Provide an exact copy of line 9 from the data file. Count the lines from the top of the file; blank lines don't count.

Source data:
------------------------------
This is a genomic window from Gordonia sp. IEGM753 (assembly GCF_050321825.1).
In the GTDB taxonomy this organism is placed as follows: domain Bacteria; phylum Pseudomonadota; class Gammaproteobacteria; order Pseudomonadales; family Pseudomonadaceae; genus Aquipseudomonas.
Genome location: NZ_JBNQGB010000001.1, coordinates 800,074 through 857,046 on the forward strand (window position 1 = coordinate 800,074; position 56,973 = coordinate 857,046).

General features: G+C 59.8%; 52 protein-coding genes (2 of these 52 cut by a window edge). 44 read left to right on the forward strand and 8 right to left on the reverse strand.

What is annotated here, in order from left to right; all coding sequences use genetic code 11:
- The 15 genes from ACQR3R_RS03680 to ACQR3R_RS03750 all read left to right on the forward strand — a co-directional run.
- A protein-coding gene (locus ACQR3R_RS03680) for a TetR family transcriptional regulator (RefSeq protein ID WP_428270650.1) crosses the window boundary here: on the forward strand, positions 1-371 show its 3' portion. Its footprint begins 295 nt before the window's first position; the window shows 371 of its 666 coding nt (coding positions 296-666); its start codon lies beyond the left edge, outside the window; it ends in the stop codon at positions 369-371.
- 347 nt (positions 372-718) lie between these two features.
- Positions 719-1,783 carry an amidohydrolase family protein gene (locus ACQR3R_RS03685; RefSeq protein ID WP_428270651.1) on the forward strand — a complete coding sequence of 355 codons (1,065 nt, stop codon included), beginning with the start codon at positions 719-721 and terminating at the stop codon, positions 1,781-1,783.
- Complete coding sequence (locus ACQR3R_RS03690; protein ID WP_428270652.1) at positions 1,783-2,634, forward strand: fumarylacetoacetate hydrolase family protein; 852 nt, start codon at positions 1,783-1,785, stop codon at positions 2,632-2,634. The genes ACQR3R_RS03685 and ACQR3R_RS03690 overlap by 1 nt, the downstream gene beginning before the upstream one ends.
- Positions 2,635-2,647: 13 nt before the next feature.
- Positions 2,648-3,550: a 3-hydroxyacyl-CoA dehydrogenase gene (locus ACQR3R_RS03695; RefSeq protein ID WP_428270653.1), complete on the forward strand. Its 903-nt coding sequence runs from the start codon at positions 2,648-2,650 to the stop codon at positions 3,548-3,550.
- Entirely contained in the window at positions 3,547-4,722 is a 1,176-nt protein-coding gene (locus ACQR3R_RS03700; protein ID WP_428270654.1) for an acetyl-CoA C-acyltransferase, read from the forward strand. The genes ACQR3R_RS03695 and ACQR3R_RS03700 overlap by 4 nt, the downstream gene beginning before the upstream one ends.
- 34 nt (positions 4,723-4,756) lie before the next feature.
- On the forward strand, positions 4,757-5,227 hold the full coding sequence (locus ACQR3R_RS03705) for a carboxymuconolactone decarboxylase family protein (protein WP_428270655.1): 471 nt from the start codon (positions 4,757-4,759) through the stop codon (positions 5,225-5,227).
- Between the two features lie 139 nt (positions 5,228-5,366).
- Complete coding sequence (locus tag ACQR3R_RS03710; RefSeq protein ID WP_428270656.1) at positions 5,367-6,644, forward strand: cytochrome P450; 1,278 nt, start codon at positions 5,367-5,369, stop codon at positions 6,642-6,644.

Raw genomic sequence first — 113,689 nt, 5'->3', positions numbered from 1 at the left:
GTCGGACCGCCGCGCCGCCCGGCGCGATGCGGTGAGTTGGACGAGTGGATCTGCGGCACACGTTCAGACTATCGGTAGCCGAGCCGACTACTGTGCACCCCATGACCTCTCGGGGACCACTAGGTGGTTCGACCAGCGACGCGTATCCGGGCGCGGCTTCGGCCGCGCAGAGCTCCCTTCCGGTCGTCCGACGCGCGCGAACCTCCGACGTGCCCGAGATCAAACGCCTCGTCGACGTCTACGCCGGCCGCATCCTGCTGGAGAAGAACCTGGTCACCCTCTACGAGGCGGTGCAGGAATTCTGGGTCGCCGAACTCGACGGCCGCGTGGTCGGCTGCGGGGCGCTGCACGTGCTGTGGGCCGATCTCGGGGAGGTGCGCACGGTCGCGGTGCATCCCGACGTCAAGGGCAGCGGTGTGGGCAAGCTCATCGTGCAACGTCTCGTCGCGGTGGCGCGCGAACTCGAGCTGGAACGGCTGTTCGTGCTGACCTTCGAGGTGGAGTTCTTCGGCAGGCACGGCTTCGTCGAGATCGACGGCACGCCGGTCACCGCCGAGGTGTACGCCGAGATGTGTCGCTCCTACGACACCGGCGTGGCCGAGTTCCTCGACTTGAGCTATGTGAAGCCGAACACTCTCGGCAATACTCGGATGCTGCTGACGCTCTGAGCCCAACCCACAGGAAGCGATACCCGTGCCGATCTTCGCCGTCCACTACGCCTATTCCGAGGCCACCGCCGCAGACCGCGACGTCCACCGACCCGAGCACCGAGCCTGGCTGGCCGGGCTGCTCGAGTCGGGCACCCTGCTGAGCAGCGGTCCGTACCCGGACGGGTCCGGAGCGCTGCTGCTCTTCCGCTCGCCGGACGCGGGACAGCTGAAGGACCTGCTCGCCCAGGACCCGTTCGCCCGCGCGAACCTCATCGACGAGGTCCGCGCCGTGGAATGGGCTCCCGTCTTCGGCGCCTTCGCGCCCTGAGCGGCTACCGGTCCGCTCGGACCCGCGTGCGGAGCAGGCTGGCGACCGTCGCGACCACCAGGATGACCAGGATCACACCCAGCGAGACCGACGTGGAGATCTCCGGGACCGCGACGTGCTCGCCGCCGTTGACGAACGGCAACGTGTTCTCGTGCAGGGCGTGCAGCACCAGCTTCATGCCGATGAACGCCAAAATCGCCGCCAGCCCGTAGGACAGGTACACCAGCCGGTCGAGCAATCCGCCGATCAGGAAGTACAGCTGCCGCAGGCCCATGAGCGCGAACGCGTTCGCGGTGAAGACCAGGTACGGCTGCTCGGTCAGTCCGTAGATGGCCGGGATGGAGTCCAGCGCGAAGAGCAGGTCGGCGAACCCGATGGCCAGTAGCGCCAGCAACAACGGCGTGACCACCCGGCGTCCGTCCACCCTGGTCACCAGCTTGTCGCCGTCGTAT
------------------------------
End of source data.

- Positions 719-1,783 carry an amidohydrolase family protein gene (locus ACQR3R_RS03685; RefSeq protein ID WP_428270651.1) on the forward strand — a complete coding sequence of 355 codons (1,065 nt, stop codon included), beginning with the start codon at positions 719-721 and terminating at the stop codon, positions 1,781-1,783.